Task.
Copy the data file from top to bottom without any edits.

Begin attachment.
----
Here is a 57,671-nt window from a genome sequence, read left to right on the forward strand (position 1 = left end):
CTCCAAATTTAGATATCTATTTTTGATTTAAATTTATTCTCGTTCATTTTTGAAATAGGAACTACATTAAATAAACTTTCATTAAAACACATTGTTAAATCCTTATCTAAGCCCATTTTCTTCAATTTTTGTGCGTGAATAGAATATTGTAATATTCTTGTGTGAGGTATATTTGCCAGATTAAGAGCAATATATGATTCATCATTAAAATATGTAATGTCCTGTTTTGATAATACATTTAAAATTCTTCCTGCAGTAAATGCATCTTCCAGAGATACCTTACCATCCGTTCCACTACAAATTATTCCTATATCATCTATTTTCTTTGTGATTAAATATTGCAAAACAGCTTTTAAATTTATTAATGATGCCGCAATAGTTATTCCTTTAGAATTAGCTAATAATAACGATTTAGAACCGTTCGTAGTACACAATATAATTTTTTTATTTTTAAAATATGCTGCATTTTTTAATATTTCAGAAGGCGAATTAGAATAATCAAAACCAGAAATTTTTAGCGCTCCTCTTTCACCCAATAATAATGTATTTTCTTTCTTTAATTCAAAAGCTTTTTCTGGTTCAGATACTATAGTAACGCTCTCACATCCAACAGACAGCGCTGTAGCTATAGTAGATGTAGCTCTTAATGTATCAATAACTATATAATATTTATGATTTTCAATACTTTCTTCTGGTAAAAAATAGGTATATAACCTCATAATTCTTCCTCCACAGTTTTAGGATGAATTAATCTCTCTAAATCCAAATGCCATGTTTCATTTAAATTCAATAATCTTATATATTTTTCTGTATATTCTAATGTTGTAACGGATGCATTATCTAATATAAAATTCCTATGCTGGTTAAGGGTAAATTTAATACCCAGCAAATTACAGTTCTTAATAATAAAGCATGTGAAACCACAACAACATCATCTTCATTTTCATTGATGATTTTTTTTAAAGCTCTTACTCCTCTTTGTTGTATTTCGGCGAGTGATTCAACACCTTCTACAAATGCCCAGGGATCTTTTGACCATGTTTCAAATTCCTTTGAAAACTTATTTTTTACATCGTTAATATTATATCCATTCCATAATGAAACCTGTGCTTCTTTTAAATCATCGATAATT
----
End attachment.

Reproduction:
Here is a 57,671-nt window from a genome sequence, read left to right on the forward strand (position 1 = left end):
CTCCAAATTTAGATATCTATTTTTGATTTAAATTTATTCTCGTTCATTTTTGAAATAGGAACTACATTAAATAAACTTTCATTAAAACACATTGTTAAATCCTTATCTAAGCCCATTTTCTTCAATTTTTGTGCGTGAATAGAATATTGTAATATTCTTGTGTGAGGTATATTTGCCAGATTAAGAGCAATATATGATTCATCATTAAAATATGTAATGTCCTGTTTTGATAATACATTTAAAATTCTTCCTGCAGTAAATGCATCTTCCAGAGATACCTTACCATCCGTTCCACTACAAATTATTCCTATATCATCTATTTTCTTTGTGATTAAATATTGCAAAACAGCTTTTAAATTTATTAATGATGCCGCAATAGTTATTCCTTTAGAATTAGCTAATAATAACGATTTAGAACCGTTCGTAGTACACAATATAATTTTTTTATTTTTAAAATATGCTGCATTTTTTAATATTTCAGAAGGCGAATTAGAATAATCAAAACCAGAAATTTTTAGCGCTCCTCTTTCACCCAATAATAATGTATTTTCTTTCTTTAATTCAAAAGCTTTTTCTGGTTCAGATACTATAGTAACGCTCTCACATCCAACAGACAGCGCTGTAGCTATAGTAGATGTAGCTCTTAATGTATCAATAACTATATAATATTTATGATTTTCAATACTTTCTTCTGGTAAAAAATAGGTATATAACCTCATAATTCTTCCTCCACAGTTTTAGGATGAATTAATCTCTCTAAATCCAAATGCCATGTTTCATTTAAATTCAATAATCTTATATATTTTTCTGTATATTCTAATGTTGTAACGGATGCATTATCTAATATAAAATTCCTATGCTGGTTAAGGGTAAATTTAATACCCAGCAAATTACAGTTCTTAATAATAAAGCATGTGAAACCACAACAACATCATCTTCATTTTCATTGATGATTTTTTTTAAAGCTCTTACTCCTCTTTGTTGTATTTCGGCGAGTGATTCAACACCTTCTACAAATGCCCAGGGATCTTTTGACCATGTTTCAAATTCCTTTGAAAACTTATTTTTTACATCGTTAATATTATATCCATTCCATAATGAAACCTGTGCTTCTTTTAAATCATCGATAATT